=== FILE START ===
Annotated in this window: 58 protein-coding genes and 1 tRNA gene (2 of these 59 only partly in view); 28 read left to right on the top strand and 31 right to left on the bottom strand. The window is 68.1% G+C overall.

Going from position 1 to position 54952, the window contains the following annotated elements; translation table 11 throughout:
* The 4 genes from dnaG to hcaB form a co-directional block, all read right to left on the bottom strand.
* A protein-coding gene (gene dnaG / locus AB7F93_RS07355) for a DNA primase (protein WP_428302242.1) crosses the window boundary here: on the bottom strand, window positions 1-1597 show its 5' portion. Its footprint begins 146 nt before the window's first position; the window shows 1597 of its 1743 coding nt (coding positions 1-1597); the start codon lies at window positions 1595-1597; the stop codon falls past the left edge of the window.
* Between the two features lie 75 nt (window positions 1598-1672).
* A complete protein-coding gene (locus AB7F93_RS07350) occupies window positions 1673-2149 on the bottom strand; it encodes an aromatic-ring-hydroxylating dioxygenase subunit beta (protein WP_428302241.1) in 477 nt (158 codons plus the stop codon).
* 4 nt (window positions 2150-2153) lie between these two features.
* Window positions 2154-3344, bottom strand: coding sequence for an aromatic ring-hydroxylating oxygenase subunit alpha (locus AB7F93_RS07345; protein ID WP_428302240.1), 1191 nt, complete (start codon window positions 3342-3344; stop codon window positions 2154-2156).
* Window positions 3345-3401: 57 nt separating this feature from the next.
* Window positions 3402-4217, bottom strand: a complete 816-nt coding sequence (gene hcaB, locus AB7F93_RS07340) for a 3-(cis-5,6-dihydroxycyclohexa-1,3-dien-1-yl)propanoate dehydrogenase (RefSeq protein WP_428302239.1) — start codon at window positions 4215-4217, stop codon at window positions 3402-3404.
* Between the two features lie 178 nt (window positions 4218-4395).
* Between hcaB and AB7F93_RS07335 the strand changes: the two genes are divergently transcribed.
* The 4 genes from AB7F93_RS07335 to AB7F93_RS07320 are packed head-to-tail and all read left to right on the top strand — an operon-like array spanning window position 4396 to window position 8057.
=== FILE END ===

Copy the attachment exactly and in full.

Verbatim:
Annotated in this window: 58 protein-coding genes and 1 tRNA gene (2 of these 59 only partly in view); 28 read left to right on the top strand and 31 right to left on the bottom strand. The window is 68.1% G+C overall.

Going from position 1 to position 54952, the window contains the following annotated elements; translation table 11 throughout:
* The 4 genes from dnaG to hcaB form a co-directional block, all read right to left on the bottom strand.
* A protein-coding gene (gene dnaG / locus AB7F93_RS07355) for a DNA primase (protein WP_428302242.1) crosses the window boundary here: on the bottom strand, window positions 1-1597 show its 5' portion. Its footprint begins 146 nt before the window's first position; the window shows 1597 of its 1743 coding nt (coding positions 1-1597); the start codon lies at window positions 1595-1597; the stop codon falls past the left edge of the window.
* Between the two features lie 75 nt (window positions 1598-1672).
* A complete protein-coding gene (locus AB7F93_RS07350) occupies window positions 1673-2149 on the bottom strand; it encodes an aromatic-ring-hydroxylating dioxygenase subunit beta (protein WP_428302241.1) in 477 nt (158 codons plus the stop codon).
* 4 nt (window positions 2150-2153) lie between these two features.
* Window positions 2154-3344, bottom strand: coding sequence for an aromatic ring-hydroxylating oxygenase subunit alpha (locus AB7F93_RS07345; protein ID WP_428302240.1), 1191 nt, complete (start codon window positions 3342-3344; stop codon window positions 2154-2156).
* Window positions 3345-3401: 57 nt separating this feature from the next.
* Window positions 3402-4217, bottom strand: a complete 816-nt coding sequence (gene hcaB, locus AB7F93_RS07340) for a 3-(cis-5,6-dihydroxycyclohexa-1,3-dien-1-yl)propanoate dehydrogenase (RefSeq protein WP_428302239.1) — start codon at window positions 4215-4217, stop codon at window positions 3402-3404.
* Between the two features lie 178 nt (window positions 4218-4395).
* Between hcaB and AB7F93_RS07335 the strand changes: the two genes are divergently transcribed.
* The 4 genes from AB7F93_RS07335 to AB7F93_RS07320 are packed head-to-tail and all read left to right on the top strand — an operon-like array spanning window position 4396 to window position 8057.